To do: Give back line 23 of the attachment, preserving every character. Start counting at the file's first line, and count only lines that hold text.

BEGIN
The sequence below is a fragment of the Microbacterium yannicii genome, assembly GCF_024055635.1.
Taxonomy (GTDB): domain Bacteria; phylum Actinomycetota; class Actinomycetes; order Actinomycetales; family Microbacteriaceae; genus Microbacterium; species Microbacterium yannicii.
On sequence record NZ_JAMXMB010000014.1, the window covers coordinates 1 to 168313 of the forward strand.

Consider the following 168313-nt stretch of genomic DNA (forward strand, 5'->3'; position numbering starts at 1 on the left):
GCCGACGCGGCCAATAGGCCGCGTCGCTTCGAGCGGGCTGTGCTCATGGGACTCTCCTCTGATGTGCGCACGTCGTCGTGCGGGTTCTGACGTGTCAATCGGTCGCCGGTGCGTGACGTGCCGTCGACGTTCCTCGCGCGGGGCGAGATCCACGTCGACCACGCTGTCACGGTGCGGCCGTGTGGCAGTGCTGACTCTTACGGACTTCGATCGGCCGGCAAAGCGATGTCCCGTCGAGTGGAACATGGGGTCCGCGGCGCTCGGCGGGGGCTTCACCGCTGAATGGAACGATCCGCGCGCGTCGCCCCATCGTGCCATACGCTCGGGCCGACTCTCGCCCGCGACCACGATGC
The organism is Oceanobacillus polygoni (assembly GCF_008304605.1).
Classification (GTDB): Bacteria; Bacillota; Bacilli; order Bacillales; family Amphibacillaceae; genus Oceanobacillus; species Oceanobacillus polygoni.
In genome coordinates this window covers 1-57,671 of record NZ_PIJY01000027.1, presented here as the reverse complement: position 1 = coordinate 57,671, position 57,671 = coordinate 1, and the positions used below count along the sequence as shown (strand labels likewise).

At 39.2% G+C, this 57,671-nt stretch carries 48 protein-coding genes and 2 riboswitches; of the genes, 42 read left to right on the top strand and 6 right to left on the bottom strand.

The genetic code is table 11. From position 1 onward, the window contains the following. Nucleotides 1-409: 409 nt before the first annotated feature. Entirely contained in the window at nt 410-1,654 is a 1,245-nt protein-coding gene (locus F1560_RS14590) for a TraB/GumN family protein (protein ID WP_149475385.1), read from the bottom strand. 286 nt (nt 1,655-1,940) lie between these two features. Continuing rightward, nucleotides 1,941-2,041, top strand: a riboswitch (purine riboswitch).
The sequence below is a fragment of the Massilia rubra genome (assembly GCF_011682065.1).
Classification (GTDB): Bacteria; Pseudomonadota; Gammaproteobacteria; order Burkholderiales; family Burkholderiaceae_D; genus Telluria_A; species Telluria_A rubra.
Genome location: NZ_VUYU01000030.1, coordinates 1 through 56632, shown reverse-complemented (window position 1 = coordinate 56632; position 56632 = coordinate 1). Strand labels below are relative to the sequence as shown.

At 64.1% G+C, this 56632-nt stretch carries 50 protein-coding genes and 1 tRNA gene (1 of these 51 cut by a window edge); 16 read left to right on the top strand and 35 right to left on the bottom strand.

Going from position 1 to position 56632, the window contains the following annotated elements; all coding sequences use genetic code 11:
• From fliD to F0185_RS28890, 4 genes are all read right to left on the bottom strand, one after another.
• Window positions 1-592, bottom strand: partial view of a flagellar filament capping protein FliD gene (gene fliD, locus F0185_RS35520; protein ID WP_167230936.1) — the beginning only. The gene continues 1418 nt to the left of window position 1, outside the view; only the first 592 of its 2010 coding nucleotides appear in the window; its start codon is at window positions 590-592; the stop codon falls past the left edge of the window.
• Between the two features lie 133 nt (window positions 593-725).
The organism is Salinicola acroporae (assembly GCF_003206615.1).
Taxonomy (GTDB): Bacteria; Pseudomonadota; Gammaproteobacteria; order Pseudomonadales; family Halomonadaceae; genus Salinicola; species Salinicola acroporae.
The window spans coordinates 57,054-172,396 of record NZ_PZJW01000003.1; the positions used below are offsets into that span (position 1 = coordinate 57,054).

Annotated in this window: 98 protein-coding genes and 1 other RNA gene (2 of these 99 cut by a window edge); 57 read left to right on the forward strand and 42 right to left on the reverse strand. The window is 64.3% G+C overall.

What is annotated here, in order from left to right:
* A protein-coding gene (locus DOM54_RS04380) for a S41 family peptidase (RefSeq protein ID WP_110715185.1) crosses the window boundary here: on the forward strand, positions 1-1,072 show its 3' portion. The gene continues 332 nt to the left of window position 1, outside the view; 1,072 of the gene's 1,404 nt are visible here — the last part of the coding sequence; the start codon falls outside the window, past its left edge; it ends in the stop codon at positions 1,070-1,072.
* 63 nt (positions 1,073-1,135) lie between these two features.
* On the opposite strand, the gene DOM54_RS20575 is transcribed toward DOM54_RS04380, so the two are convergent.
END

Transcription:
What is annotated here, in order from left to right: